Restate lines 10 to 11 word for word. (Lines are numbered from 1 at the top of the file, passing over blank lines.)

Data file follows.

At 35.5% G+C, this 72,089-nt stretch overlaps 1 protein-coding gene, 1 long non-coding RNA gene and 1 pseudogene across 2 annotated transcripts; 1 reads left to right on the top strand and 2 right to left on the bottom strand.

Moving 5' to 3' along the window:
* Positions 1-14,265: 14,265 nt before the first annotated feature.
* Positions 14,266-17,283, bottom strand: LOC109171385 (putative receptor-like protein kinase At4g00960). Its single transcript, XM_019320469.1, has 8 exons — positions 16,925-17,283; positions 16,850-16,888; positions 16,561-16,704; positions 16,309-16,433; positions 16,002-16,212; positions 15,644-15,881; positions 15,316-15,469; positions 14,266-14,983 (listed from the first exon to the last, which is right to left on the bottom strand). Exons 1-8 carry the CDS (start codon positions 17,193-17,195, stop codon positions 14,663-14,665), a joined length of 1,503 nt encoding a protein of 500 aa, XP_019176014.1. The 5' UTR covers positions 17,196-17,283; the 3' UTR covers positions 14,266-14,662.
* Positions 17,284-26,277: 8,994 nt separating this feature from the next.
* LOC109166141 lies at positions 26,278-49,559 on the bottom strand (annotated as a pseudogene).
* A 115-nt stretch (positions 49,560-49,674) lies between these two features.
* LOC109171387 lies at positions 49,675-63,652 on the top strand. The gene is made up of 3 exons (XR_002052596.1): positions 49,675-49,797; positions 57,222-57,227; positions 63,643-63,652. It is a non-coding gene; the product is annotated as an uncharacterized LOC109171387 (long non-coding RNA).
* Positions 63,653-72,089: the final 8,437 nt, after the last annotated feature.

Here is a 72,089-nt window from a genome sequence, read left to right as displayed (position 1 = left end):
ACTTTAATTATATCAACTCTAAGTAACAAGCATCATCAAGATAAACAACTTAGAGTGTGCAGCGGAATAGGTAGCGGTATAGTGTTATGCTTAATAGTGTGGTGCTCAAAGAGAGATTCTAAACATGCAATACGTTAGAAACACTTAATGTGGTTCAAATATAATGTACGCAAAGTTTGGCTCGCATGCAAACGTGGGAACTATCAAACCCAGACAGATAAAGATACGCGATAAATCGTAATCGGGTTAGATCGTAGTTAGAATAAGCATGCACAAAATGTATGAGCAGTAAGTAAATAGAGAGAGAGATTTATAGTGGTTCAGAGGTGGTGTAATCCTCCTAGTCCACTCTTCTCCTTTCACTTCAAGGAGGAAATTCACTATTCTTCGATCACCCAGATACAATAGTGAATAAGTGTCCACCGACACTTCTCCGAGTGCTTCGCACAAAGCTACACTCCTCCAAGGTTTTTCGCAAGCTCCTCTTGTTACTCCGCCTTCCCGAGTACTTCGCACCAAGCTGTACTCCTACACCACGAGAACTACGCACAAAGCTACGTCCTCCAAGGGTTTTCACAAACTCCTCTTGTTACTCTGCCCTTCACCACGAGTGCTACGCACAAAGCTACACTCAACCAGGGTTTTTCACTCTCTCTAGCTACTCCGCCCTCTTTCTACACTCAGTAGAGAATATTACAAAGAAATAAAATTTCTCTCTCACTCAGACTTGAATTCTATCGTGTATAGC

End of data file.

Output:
Here is a 72,089-nt window from a genome sequence, read left to right as displayed (position 1 = left end):
ACTTTAATTATATCAACTCTAAGTAACAAGCATCATCAAGATAAACAACTTAGAGTGTGCAGCGGAATAGGTAGCGGTATAGTGTTATGCTTAATAGTGTGGTGCTCAAAGAGAGATTCTAAACATGCAATACGTTAGAAACACTTAATGTGGTTCAAATATAATGTACGCAAAGTTTGGCTCGCATGCAAACGTGGGAACTATCAAACCCAGACAGATAAAGATACGCGATAAATCGTAATCGGGTTAGATCGTAGTTAGAATAAGCATGCACAAAATGTATGAGCAGTAAGTAAATAGAGAGAGAGATTTATAGTGGTTCAGAGGTGGTGTAATCCTCCTAGTCCACTCTTCTCCTTTCACTTCAAGGAGGAAATTCACTATTCTTCGATCACCCAGATACAATAGTGAATAAGTGTCCACCGACACTTCTCCGAGTGCTTCGCACAAAGCTACACTCCTCCAAGGTTTTTCGCAAGCTCCTCTTGTTACTCCGCCTTCCCGAGTACTTCGCACCAAGCTGTACTCCTACACCACGAGAACTACGCACAAAGCTACGTCCTCCAAGGGTTTTCACAAACTCCTCTTGTTACTCTGCCCTTCACCACGAGTGCTACGCACAAAGCTACACTCAACCAGGGTTTTTCACTCTCTCTAGCTACTCCGCCCTCTTTCTACACTCAGTAGAGAATATTACAAAGAAATAAAATTTCTCTCTCACTCAGACTTGAATTCTATCGTGTATAGC